commandlinefu.com is the place to record those command-line gems that you return to again and again.
Delete that bloated snippets file you've been using and share your personal repository with the world. That way others can gain from your CLI wisdom and you from theirs too. All commands can be commented on, discussed and voted up or down.
If you have a new feature suggestion or find a bug, please get in touch via http://commandlinefu.uservoice.com/
You can sign-in using OpenID credentials, or register a traditional username and password.
First-time OpenID users will be automatically assigned a username which can be changed after signing in.
Every new command is wrapped in a tweet and posted to Twitter. Following the stream is a great way of staying abreast of the latest commands. For the more discerning, there are Twitter accounts for commands that get a minimum of 3 and 10 votes - that way only the great commands get tweeted.
Use your favourite RSS aggregator to stay in touch with the latest commands. There are feeds mirroring the 3 Twitter streams as well as for virtually every other subset (users, tags, functions,…):
Subscribe to the feed for:
Gets all videos in your boxee queue with a URL associated with them and attempts to download each using get_flash_videos
Do you have a large library of flv's you have picked up over the years using FlashGot Firefox plugin?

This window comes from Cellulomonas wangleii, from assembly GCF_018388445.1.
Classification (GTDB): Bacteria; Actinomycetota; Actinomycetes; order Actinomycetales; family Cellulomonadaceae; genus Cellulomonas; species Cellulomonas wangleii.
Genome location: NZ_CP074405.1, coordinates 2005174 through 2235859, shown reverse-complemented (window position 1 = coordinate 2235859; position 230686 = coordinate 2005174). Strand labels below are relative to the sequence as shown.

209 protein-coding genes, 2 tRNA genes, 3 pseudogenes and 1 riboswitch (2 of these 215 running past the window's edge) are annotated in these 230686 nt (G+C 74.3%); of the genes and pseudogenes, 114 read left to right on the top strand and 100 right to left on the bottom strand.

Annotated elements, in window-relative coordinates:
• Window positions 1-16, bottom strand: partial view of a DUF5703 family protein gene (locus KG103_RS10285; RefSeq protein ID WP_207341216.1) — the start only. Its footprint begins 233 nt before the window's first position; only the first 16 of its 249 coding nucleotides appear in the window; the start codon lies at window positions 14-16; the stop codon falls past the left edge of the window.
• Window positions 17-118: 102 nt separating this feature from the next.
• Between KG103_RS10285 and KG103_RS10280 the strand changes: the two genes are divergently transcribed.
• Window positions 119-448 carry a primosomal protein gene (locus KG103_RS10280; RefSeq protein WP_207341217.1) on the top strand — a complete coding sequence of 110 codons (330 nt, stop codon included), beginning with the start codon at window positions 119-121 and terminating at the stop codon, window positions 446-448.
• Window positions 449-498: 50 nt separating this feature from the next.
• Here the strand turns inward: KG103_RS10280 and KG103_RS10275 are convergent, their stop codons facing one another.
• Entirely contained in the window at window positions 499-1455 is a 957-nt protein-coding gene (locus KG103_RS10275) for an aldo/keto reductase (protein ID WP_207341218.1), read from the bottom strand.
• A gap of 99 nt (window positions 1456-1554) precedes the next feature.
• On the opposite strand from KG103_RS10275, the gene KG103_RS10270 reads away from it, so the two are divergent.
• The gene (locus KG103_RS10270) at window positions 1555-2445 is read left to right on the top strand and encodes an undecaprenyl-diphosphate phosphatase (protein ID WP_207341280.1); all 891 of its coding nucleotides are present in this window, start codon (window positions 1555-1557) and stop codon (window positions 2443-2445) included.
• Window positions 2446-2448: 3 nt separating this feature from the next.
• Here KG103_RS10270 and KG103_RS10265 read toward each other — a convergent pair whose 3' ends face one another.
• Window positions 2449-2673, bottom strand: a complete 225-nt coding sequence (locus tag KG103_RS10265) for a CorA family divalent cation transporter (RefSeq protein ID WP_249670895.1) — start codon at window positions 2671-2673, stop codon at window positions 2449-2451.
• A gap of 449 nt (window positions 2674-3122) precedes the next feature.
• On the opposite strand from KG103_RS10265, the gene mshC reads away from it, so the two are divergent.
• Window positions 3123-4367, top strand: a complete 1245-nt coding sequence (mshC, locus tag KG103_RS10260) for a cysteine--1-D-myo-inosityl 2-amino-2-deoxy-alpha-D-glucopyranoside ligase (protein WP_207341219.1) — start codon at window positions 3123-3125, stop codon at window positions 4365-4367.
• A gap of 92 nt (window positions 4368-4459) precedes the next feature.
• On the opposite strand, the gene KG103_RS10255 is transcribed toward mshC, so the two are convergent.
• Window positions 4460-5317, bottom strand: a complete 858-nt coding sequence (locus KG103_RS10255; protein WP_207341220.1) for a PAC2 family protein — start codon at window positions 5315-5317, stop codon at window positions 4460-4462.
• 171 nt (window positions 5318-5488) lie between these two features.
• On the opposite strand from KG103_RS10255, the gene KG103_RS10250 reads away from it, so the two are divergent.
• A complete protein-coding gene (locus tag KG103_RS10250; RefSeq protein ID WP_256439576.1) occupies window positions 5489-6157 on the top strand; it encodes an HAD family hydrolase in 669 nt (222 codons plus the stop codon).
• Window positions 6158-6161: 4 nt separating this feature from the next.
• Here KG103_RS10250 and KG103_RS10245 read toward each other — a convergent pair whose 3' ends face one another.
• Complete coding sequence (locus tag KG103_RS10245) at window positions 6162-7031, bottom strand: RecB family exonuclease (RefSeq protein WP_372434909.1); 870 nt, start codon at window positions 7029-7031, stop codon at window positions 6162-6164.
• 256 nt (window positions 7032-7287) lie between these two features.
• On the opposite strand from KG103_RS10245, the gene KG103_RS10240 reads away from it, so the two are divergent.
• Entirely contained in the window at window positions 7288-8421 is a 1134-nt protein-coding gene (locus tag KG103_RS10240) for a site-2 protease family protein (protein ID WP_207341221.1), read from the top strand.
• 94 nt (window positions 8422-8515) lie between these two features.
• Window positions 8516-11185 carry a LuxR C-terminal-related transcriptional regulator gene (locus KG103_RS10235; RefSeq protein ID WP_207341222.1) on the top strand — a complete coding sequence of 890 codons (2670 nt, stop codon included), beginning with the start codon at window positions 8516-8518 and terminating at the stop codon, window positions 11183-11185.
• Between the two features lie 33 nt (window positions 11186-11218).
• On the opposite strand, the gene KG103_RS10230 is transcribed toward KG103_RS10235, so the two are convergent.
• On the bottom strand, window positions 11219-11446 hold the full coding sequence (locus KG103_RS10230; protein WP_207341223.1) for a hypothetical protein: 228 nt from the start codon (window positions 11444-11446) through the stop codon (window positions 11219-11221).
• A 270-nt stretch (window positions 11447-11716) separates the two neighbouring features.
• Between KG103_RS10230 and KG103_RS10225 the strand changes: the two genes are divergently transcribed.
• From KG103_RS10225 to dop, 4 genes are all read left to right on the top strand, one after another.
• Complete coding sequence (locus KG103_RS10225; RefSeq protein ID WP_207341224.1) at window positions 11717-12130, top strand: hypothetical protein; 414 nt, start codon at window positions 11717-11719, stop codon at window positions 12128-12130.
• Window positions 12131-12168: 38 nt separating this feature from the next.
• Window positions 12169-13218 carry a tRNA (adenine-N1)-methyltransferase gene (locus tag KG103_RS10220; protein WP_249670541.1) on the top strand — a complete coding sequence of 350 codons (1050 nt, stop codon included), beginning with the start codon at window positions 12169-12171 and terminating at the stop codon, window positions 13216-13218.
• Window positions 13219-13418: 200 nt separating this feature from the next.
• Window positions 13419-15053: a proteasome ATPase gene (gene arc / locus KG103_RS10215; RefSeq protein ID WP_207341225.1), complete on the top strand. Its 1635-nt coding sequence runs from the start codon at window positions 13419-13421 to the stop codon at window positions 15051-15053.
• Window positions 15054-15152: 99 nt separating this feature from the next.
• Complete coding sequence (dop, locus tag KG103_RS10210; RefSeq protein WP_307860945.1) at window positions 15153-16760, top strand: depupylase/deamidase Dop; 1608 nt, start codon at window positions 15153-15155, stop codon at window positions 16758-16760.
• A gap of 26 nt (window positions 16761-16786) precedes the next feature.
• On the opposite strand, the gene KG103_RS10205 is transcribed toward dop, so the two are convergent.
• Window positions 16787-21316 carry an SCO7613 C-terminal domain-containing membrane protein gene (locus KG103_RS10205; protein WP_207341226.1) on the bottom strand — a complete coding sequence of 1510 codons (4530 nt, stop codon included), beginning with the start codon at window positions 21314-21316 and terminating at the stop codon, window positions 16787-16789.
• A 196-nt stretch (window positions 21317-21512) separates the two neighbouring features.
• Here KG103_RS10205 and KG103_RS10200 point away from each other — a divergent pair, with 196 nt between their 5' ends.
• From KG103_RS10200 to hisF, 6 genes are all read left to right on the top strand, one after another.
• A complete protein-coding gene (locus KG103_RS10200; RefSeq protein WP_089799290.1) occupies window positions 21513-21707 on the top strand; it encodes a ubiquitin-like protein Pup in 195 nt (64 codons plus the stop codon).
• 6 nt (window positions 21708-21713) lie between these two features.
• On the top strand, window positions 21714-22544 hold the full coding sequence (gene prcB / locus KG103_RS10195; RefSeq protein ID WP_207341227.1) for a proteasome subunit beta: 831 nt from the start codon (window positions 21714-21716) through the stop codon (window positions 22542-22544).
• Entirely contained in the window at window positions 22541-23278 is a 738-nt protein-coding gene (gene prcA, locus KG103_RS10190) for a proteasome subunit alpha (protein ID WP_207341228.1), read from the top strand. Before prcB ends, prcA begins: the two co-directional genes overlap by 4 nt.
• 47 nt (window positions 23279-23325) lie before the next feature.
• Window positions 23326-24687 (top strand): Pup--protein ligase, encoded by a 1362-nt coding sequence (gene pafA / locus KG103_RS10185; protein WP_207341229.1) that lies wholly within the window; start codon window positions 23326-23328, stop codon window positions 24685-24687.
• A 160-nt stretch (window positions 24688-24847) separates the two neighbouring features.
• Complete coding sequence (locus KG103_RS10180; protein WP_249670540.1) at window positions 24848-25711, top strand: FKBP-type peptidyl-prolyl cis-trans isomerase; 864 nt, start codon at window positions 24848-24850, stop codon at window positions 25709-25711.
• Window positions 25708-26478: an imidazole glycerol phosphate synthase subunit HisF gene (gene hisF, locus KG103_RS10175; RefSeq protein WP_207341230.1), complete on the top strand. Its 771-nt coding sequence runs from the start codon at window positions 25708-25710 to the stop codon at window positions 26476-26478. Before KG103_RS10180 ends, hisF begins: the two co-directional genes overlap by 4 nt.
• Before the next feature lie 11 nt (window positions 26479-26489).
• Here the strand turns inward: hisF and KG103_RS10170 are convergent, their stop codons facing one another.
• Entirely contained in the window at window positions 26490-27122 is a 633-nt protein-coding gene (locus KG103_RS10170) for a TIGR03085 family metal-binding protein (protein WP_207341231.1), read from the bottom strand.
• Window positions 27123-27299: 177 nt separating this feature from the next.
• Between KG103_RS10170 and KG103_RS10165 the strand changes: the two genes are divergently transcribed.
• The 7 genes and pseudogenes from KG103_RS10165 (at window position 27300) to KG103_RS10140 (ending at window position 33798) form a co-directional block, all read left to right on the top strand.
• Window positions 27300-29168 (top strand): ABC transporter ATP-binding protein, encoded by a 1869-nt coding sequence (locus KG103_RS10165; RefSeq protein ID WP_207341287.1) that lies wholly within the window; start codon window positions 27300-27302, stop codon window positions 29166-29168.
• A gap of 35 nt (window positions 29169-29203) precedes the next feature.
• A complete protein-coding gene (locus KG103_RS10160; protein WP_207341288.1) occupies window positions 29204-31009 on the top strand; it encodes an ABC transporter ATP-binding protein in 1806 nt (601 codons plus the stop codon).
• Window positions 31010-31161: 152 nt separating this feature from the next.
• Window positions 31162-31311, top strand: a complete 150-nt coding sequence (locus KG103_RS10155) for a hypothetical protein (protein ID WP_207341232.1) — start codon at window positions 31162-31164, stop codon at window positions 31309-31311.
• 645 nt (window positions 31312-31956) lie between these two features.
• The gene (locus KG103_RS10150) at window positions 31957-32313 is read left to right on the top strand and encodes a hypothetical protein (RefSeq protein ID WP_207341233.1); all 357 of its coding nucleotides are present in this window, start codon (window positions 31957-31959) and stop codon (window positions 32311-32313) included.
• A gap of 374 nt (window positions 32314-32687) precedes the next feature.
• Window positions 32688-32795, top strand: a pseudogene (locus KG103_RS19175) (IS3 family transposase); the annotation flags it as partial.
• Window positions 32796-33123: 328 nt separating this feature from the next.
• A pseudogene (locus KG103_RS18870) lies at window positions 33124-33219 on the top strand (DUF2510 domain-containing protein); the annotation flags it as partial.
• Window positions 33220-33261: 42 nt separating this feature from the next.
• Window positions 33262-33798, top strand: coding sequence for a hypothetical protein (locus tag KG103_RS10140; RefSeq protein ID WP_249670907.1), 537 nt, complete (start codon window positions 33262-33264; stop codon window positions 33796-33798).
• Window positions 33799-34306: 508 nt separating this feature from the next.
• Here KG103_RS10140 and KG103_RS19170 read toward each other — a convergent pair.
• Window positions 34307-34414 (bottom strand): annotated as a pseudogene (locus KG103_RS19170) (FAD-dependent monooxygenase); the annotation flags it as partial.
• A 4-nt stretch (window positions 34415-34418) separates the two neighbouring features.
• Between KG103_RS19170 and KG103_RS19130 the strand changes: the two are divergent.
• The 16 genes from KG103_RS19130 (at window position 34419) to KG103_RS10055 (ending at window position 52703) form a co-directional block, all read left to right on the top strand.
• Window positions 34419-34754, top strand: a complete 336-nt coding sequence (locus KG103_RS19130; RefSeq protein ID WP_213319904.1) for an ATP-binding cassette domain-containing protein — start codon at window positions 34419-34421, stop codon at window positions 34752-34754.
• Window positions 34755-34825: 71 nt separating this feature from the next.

Do you want to be able to convert them to Ogg Theora (video) at once?
Try out this script...
Is a simple script for video streaming a movie
Creates a 5 minute flv file, with the given sequence of images and audio with 0.5 fps.
The images were created using the following command:
for x in `seq 0 300`; do cp ../head.PNG head-`printf '%03d' $x`.png; done
You can also inject metadata to seek easier using yamdi as follows:
yamdi -i muxed.flv -o video.flv
i have a large video file, 500+ MB, so i cant upload it to flickr, so to reduce the size i split it into 2 files. the command shows the splitting for the first file, from 0-4 minutes. ss is start time and t is duration (how long you want the output file to be).
credit goes to philc: http://ubuntuforums.org/showthread.php?t=480343
NOTE: when i made the second half of the video, i got a *lot* of lines like this:
frame= 0 fps= 0 q=0.0 size= 0kB time=10000000000.00 bitrate= 0.0kbit
just be patient, it is working =)
Streaming HTML5 compatible video (Ogg Theora video with Vorbis sound) to an Icecast server using dvgrab, ffmpeg2theora and oggfwd.
In this example I'm merging stereo sound to mono (-c 1), saving the original dv for later higher quality on-demand video (tee dvstream.dv), saving the theora stream for immediate on-demand video, and publishing the stream in Xiph's stream directory (-p and the name and description).
The URL of the video will be (depending on your server) http://my.icecastserver.com/stream.ogv which will play in newer Firefox, Chrome and Opera web browsers. Cortado (a Java player) can easily be used for IE.
Note also that I'm using port 80, which is not the default port for Icecast, this is to avoid restrictive firewalls.
Also note that ffmpeg2theora 0.25 and will heed the bitrates much better than former versions because of using libtheora 1.1 or newer.
-i = input file name